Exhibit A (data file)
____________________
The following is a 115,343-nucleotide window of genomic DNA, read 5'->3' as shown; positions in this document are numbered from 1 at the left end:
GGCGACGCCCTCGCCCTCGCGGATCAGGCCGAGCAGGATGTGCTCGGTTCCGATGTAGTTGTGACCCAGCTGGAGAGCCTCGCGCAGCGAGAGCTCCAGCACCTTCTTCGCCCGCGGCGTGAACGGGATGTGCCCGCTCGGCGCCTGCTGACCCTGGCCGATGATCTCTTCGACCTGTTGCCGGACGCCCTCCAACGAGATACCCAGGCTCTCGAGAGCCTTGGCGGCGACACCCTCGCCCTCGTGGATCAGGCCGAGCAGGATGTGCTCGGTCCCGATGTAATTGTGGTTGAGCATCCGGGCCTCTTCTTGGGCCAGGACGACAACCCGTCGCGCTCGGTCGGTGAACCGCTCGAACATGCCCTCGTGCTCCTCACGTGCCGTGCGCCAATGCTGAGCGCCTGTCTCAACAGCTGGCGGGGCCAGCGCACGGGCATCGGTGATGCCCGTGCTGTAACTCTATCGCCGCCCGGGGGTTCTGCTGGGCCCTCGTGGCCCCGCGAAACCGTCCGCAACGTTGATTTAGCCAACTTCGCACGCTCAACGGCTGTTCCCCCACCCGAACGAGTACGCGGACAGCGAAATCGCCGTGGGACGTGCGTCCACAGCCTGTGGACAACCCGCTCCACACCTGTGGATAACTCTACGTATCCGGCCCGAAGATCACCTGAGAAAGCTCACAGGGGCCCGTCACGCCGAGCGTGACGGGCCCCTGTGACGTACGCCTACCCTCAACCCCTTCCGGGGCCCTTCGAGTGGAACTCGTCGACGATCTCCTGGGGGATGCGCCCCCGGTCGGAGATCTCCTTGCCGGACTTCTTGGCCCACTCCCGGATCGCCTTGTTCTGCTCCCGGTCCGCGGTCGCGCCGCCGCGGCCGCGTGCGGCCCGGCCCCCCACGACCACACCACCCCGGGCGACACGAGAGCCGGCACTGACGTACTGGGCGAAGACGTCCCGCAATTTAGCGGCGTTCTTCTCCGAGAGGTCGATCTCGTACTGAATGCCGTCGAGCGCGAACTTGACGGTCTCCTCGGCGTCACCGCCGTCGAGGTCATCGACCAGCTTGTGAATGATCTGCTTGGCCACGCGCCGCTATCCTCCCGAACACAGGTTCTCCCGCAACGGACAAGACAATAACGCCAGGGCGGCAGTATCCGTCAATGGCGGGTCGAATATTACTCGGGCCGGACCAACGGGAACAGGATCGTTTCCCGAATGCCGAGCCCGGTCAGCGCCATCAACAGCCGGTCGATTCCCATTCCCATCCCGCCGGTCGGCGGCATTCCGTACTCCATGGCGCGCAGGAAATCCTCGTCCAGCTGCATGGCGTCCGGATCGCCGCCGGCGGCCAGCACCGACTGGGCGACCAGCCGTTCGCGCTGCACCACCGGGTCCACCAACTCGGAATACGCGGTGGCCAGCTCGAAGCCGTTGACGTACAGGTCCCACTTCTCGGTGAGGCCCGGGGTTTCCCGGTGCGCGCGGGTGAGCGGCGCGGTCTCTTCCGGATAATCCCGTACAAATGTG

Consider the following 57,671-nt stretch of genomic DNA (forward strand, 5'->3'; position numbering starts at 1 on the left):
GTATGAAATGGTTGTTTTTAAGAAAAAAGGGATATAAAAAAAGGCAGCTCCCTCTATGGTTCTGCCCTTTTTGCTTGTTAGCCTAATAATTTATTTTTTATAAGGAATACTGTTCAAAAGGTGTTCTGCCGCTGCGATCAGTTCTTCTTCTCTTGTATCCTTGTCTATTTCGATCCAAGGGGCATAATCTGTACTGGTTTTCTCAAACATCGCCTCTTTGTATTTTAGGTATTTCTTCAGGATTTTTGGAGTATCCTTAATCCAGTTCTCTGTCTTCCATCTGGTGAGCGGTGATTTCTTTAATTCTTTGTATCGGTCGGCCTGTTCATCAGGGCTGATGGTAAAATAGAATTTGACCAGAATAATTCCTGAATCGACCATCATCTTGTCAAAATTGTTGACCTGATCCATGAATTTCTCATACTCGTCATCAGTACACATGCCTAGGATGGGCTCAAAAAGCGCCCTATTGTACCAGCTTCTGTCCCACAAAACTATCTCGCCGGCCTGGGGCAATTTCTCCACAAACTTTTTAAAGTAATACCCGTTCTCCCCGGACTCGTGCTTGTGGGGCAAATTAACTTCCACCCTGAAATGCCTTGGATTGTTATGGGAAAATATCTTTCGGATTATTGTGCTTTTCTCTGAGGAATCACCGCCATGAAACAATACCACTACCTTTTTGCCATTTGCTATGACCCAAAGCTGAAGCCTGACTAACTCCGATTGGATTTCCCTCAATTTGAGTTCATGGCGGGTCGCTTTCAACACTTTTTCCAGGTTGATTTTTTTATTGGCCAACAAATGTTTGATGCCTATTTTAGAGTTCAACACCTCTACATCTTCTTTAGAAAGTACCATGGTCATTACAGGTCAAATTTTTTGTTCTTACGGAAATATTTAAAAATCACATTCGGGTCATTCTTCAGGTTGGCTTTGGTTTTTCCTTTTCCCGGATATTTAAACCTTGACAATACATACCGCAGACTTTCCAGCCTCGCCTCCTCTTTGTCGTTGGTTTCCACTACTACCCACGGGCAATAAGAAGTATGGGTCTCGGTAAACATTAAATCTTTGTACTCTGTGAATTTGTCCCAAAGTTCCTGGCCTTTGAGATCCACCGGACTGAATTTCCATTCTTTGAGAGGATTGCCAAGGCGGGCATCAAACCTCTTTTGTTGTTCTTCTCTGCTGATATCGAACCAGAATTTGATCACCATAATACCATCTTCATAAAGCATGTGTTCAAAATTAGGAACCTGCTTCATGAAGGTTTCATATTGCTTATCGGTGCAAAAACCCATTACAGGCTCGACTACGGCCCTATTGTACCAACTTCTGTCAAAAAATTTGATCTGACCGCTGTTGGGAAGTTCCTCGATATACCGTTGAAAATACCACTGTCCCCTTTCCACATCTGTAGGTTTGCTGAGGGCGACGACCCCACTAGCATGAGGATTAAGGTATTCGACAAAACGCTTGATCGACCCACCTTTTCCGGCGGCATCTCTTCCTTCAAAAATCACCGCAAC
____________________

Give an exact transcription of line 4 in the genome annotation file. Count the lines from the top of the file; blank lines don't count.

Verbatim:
GTATGAAATGGTTGTTTTTAAGAAAAAAGGGATATAAAAAAAGGCAGCTCCCTCTATGGTTCTGCCCTTTTTGCTTGTTAGCCTAATAATTTATTTTTTATAAGGAATACTGTTCAAAAGGTGTTCTGCCGCTGCGATCAGTTCTTCTTCTCTTGTATCCTTGTCTATTTCGATCCAAGGGGCATAATCTGTACTGGTTTTCTCAAACATCGCCTCTTTGTATTTTAGGTATTTCTTCAGGATTTTTGGAGTATCCTTAATCCAGTTCTCTGTCTTCCATCTGGTGAGCGGTGATTTCTTTAATTCTTTGTATCGGTCGGCCTGTTCATCAGGGCTGATGGTAAAATAGAATTTGACCAGAATAATTCCTGAATCGACCATCATCTTGTCAAAATTGTTGACCTGATCCATGAATTTCTCATACTCGTCATCAGTACACATGCCTAGGATGGGCTCAAAAAGCGCCCTATTGTACCAGCTTCTGTCCCACAAAACTATCTCGCCGGCCTGGGGCAATTTCTCCACAAACTTTTTAAAGTAATACCCGTTCTCCCCGGACTCGTGCTTGTGGGGCAAATTAACTTCCACCCTGAAATGCCTTGGATTGTTATGGGAAAATATCTTTCGGATTATTGTGCTTTTCTCTGAGGAATCACCGCCATGAAACAATACCACTACCTTTTTGCCATTTGCTATGACCCAAAGCTGAAGCCTGACTAACTCCGATTGGATTTCCCTCAATTTGAGTTCATGGCGGGTCGCTTTCAACACTTTTTCCAGGTTGATTTTTTTATTGGCCAACAAATGTTTGATGCCTATTTTAGAGTTCAACACCTCTACATCTTCTTTAGAAAGTACCATGGTCATTACAGGTCAAATTTTTTGTTCTTACGGAAATATTTAAAAATCACATTCGGGTCATTCTTCAGGTTGGCTTTGGTTTTTCCTTTTCCCGGATATTTAAACCTTGACAATACATACCGCAGACTTTCCAGCCTCGCCTCCTCTTTGTCGTTGGTTTCCACTACTACCCACGGGCAATAAGAAGTATGGGTCTCGGTAAACATTAAATCTTTGTACTCTGTGAATTTGTCCCAAAGTTCCTGGCCTTTGAGATCCACCGGACTGAATTTCCATTCTTTGAGAGGATTGCCAAGGCGGGCATCAAACCTCTTTTGTTGTTCTTCTCTGCTGATATCGAACCAGAATTTGATCACCATAATACCATCTTCATAAAGCATGTGTTCAAAATTAGGAACCTGCTTCATGAAGGTTTCATATTGCTTATCGGTGCAAAAACCCATTACAGGCTCGACTACGGCCCTATTGTACCAACTTCTGTCAAAAAATTTGATCTGACCGCTGTTGGGAAGTTCCTCGATATACCGTTGAAAATACCACTGTCCCCTTTCCACATCTGTAGGTTTGCTGAGGGCGACGACCCCACTAGCATGAGGATTAAGGTATTCGACAAAACGCTTGATCGACCCACCTTTTCCGGCGGCATCTCTTCCTTCAAAAATCACCGCAAC